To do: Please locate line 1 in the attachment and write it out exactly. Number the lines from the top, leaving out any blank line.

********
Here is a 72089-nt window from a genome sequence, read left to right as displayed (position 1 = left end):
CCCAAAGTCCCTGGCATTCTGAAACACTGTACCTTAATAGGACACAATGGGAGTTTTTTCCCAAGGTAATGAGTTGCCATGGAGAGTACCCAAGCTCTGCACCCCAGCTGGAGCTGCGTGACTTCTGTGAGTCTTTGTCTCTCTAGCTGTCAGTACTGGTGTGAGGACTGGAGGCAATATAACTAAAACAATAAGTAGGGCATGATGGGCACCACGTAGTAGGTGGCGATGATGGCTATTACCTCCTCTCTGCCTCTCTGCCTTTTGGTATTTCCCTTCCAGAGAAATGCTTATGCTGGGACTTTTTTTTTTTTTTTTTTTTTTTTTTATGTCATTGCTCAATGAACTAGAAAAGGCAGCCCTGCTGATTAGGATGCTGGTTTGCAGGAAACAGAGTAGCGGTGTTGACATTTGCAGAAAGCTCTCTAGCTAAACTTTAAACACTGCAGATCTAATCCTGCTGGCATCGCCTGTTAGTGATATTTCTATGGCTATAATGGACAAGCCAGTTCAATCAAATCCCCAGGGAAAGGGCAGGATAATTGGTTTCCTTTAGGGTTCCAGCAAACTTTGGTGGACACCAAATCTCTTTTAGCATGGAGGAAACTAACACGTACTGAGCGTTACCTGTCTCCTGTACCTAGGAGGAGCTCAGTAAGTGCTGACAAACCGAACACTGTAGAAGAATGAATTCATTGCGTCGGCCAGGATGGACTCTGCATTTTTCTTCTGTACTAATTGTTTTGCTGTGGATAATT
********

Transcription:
Here is a 72089-nt window from a genome sequence, read left to right as displayed (position 1 = left end):